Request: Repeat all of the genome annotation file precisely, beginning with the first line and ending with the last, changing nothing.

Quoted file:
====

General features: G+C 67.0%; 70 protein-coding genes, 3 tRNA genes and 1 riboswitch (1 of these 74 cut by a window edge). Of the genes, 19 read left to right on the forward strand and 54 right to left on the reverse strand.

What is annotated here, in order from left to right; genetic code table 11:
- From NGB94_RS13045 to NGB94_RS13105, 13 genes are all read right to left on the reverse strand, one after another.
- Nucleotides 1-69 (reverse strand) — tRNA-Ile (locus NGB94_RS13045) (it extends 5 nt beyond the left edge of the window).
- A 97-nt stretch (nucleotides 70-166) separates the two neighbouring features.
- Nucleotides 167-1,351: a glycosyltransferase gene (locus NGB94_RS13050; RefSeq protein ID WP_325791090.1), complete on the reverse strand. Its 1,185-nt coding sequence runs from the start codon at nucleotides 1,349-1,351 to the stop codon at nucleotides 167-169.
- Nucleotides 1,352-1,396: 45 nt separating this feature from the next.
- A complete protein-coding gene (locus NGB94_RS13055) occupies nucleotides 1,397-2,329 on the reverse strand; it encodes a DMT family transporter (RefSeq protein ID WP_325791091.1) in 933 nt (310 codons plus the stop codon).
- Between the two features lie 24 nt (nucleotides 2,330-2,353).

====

General features: G+C 67.0%; 70 protein-coding genes, 3 tRNA genes and 1 riboswitch (1 of these 74 cut by a window edge). Of the genes, 19 read left to right on the forward strand and 54 right to left on the reverse strand.

What is annotated here, in order from left to right; genetic code table 11:
- From NGB94_RS13045 to NGB94_RS13105, 13 genes are all read right to left on the reverse strand, one after another.
- Nucleotides 1-69 (reverse strand) — tRNA-Ile (locus NGB94_RS13045) (it extends 5 nt beyond the left edge of the window).
- A 97-nt stretch (nucleotides 70-166) separates the two neighbouring features.
- Nucleotides 167-1,351: a glycosyltransferase gene (locus NGB94_RS13050; RefSeq protein ID WP_325791090.1), complete on the reverse strand. Its 1,185-nt coding sequence runs from the start codon at nucleotides 1,349-1,351 to the stop codon at nucleotides 167-169.
- Nucleotides 1,352-1,396: 45 nt separating this feature from the next.
- A complete protein-coding gene (locus NGB94_RS13055) occupies nucleotides 1,397-2,329 on the reverse strand; it encodes a DMT family transporter (RefSeq protein ID WP_325791091.1) in 933 nt (310 codons plus the stop codon).
- Between the two features lie 24 nt (nucleotides 2,330-2,353).